Congress backs Iron Dome bill
U.S. congressmen were impressed by last week's performance of the Iron Dome antimissile defense system in Israel. Rep. Howard L. Berman (D-Valley Village ) yesterday introduced the Iron Dome Support Act, authorizing President Barack Obama to provide assistance if requested by the Israeli government to procure additional Iron Dome systems.
During last week's escalation in southern Israel, the Iron Dome system successfully intercepted nearly 60 rockets fired from within the Gaza Strip.
During the 2011 budget year, Congress approved $205 million in funding for Iron Dome.
"When Palestinian terrorists launched their latest round of missile attacks on innocent Israelis, the Iron Dome antimissile system saved innocent lives and prevented an escalation of hostilities and a full-blown crisis," Berman said. He added that "Israel must have the ability to defend itself from rocket and missile attacks, and the United States will continue to stand by our strong ally if called upon in times of need."
The Iron Dome Support Act is still in the initial stages of the legislation process. However, it has already won bipartisan support. Foreign Affairs Committee chairman Ileana Ros-Lehtinen (R-FL ) was one of the initial supporters of the bill, along with four other congressmen from both parties.
Israel is currently planning to set up a fourth Iron Dome system. Israel's ambassador to the U.S., Michael Oren, wrote in an opinion piece on the Politico website that "at least ten Iron Dome systems will be necessary in order to defend the whole country - for Israel, and for America as well, an investment in Iron Dome is an investment in diplomacy that helps create the conditions for peace."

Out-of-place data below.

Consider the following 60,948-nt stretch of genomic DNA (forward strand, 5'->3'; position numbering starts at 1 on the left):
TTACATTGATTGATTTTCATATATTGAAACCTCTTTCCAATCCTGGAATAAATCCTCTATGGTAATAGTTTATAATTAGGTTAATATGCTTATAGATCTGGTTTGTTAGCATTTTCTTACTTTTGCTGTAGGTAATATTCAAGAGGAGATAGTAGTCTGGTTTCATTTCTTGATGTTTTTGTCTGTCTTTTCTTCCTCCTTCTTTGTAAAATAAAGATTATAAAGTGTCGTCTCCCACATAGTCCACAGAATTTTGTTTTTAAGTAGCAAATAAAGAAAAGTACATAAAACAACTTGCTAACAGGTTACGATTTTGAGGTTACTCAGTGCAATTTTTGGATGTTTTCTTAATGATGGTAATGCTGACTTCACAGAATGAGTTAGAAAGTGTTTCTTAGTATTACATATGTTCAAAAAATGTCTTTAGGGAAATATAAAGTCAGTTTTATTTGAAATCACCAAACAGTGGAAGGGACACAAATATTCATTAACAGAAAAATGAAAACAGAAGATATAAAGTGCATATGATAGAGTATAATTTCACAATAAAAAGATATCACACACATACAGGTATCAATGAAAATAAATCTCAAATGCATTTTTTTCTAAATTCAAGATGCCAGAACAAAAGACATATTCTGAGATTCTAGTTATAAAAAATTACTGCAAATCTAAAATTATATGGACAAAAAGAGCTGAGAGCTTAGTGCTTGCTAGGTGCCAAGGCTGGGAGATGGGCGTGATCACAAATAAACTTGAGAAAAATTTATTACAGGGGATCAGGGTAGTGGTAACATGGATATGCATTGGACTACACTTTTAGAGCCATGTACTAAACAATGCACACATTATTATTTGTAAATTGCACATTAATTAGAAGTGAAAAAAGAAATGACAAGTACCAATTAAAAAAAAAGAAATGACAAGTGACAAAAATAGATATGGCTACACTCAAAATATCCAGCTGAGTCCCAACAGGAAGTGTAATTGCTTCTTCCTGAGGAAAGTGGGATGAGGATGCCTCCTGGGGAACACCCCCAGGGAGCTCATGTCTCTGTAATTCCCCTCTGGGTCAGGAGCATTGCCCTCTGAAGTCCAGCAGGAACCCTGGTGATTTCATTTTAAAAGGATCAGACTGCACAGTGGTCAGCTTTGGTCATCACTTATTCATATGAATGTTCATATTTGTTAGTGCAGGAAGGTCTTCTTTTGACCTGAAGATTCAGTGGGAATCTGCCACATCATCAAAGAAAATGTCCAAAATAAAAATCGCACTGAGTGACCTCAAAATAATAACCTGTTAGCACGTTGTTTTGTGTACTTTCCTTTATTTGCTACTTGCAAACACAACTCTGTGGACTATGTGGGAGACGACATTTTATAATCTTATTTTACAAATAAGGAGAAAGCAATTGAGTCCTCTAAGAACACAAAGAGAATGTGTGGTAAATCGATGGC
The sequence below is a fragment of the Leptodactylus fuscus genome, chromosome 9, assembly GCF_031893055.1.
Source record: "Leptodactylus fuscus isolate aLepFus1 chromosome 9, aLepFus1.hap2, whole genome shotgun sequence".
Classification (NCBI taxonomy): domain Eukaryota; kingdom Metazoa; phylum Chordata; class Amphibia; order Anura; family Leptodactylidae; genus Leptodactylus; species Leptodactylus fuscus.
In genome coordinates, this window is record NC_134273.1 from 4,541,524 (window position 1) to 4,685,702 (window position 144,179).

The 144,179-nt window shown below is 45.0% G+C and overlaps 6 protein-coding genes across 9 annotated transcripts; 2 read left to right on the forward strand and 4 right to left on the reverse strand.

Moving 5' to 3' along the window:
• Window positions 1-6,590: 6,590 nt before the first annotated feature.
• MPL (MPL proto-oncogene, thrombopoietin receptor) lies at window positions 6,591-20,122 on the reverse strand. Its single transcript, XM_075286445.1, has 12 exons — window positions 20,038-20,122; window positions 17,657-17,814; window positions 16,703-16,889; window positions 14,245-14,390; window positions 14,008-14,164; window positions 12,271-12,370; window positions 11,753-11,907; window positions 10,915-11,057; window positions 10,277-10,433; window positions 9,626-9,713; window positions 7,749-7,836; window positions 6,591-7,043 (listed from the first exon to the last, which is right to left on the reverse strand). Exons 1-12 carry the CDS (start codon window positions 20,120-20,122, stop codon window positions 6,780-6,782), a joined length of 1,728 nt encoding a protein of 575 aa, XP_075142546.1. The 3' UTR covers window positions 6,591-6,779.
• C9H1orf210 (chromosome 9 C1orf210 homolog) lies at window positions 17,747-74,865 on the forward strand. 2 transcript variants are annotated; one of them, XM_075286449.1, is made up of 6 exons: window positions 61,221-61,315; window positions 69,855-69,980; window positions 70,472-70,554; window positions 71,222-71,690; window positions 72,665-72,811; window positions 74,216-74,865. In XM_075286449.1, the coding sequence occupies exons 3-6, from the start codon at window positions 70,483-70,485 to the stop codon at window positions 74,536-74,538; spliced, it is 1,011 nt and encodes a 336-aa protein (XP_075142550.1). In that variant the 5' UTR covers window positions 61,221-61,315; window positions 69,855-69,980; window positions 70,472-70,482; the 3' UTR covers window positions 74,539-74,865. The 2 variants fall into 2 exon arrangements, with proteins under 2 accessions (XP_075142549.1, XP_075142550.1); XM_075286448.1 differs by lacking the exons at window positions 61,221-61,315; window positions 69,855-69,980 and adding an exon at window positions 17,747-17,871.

Were it not for Iron Dome's impressive successes, this month's round of fighting could have ended differently. The public outcry after two Grad rockets struck Be'er Sheva, after the system malfunctioned, shows how important the batteries are. Air Force sources said nine rockets struck inhabited areas after the system missed them, due to a technical malfunction.
"The system was introduced at record speed. There aren't a lot of systems that have gone operational in the Air Force the moment the tests ended," explains David Shtemer, director of the missiles department at Rafael Advanced Defense Systems, which is developing the system.
"To a certain extent, Iron Dome is now providing the best show in town. This is a swing from one extreme to the other: from panic to calm. Neither is appropriate, but calm is preferable. Ultimately, the people want Iron Dome."
Meanwhile, the House Foreign Affairs Committee has cast doubt on continued funding for the Palestinian Authority, contrary to the position of the Obama administration. The White House believes that it is in Palestinian, Israeli, and American interests to continue funding the Palestinian Authority in order to stabilize the West Bank, and to improve the situation in Gaza.
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